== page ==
Seven students (Bachelor, Master and PhD) from Bremen and Hamburg are trained as scientific divers in a five-week course by ZMT | Photo: Andrea Daschner

23.02.18 | The Leibniz Centre for Tropical Marine Research (ZMT) is training students in the art of scientific diving. The five-week programme and, in addition to a great deal of theory, also includes practical units that demand quite a lot from students. We visited the group and their teachers to find out how they are getting one during the first part of their training at the Unisee in Bremen.

Water temperature: 11° Celsius, air temperature: 0.5° Celsius. The morning mist still hangs over Bremen's Stadtwaldsee. The diving group has already laid out their equipment on the jetty at the DLRG house. Some of them are sitting at the edge of the small pier, already dressed in diving suits, gloves, fins and BCD vests, scuba tanks on their backs. The seven participants probably imagined their training at a tropical marine research institute to take place in warmer climates. But in the first part of the scientific diving course at the ZMT the motto is to grin and bear it in cold Bremen. Needless to say, appropriate attire is the order of the day. All trainees wear dry suits, which even allow for diving in the Arctic at temperatures as low as -2° Celsius.


“When they finish the course successfully the participants receive a globally valid certificate as trained scientific divers. This includes diving in both cold and warm water,” says Dr. Andreas Kunzmann, instructor for scientific diving at ZMT. “But, in the second part of the course, it's getting warmer,” he adds with a smile. “Then we'll go to Eilat in Israel for three weeks, where the trainees will also take their exam."

The right equipment, intensive theoretical preparation and above all a lot of diving experience are prerequisites for becoming a scientific diver. “You need the certification of Brevet CMAS two-star diver or Padi Rescue Diver, must have 30 hours of diving in the logbook, five dives below than 25 meters and 15 dives at a depth of 15 to 25 meters,” explains Dr. Michael Schmid, head of the Scientific Diving Centre at ZMT. The two instructors are supported by Uli Pint, Stefanie Bröhl and Dr. Sebastian Ferse.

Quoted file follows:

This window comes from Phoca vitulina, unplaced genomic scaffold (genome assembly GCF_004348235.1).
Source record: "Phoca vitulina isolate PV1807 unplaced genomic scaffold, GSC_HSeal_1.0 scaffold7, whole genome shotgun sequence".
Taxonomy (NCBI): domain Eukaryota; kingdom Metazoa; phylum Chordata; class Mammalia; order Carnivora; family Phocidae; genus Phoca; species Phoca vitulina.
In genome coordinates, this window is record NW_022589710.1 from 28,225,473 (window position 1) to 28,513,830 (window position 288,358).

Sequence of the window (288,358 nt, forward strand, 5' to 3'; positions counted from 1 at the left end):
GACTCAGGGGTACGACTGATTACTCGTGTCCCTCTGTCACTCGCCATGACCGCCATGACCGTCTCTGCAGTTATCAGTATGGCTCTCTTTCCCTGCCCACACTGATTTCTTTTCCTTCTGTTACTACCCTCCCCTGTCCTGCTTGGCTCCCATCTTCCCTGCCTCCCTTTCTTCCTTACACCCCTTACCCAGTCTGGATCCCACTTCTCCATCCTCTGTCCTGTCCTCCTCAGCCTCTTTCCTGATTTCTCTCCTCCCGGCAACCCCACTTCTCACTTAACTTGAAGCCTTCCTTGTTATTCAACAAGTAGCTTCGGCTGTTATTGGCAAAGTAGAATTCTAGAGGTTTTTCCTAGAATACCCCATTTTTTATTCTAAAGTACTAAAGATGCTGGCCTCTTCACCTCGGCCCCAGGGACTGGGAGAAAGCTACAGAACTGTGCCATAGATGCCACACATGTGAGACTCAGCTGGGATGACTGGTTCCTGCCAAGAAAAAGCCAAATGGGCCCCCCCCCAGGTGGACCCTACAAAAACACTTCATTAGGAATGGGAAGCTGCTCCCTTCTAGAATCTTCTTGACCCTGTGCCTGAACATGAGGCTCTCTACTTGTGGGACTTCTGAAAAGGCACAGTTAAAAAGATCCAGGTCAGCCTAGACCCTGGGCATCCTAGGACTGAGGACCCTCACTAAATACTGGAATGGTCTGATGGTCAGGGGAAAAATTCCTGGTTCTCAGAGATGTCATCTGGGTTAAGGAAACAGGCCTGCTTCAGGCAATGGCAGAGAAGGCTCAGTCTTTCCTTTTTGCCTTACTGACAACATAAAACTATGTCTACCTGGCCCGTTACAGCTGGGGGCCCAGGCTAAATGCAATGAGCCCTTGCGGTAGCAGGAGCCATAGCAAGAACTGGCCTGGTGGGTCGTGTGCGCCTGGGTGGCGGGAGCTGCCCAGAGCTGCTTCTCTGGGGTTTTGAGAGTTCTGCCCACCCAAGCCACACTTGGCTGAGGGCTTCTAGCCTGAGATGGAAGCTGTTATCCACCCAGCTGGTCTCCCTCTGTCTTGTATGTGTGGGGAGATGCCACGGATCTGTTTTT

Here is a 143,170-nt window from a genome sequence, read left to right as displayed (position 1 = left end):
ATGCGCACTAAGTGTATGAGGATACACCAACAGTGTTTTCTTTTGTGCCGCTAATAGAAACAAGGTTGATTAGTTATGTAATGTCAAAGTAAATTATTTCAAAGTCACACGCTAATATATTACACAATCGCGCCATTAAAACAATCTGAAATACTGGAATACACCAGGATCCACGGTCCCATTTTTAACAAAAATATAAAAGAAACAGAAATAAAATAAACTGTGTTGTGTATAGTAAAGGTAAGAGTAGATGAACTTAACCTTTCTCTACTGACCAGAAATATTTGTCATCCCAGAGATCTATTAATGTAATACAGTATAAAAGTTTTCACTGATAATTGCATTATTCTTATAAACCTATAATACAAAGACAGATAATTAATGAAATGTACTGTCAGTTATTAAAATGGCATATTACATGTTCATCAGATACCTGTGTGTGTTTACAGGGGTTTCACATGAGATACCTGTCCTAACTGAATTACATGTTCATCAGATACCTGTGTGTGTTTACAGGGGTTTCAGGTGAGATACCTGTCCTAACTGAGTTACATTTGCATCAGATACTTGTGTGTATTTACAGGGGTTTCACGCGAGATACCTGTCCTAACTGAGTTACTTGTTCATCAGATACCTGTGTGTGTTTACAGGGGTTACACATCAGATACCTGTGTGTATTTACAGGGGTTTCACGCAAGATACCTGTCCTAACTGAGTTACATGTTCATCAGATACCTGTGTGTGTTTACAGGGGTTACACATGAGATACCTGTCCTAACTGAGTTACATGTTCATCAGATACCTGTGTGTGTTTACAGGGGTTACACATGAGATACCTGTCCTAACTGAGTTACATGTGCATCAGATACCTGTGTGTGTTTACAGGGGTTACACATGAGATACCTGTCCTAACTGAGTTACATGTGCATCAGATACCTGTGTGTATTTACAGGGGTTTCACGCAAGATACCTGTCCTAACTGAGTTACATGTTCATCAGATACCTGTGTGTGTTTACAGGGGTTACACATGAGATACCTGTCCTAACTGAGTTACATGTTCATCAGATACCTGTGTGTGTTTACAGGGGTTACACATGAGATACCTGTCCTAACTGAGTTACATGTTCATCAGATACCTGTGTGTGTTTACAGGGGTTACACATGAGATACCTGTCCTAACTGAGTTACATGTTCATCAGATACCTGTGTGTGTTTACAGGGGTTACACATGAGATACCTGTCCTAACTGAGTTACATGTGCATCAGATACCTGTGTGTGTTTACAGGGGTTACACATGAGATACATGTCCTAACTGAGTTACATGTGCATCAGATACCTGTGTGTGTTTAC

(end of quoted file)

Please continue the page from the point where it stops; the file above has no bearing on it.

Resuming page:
Safety is the top priority during training, emphasize  Schmid and Kunzmann. The topic is taught in great detail during the theory parts of the course and even more so during the practical part. On Saturdays, for example, various accident scenarios and the correct rescue procedures are simulated from morning through to evening. “This drill simply has to become second nature, there are no ifs or buts,” says Schmid. "This includes first aid such as cardiopulmonary resuscitation (CPR). It is vital and practiced over and over again,” adds Kunzmann.

Michael Schmid and Andreas Kunzmann are instructors for scientific diving certified by the German professional association for accident prevention (Berufsgenossenschaft). “Scientific diving is working under water," says Schmid. “That's the difference to scuba diving.”

So what do the trainees learn underwater? “We teach students to work with the drill under water, for example, to lay out grids for transects, to take samples from the sediment or water or to install an underwater installation,” describes instructor Schmid. “For their work, researchers have to collect a large amount of data under water in order to answer certain scientific questions. Every dive must therefore be precisely and comprehensively prepared and planned at land.”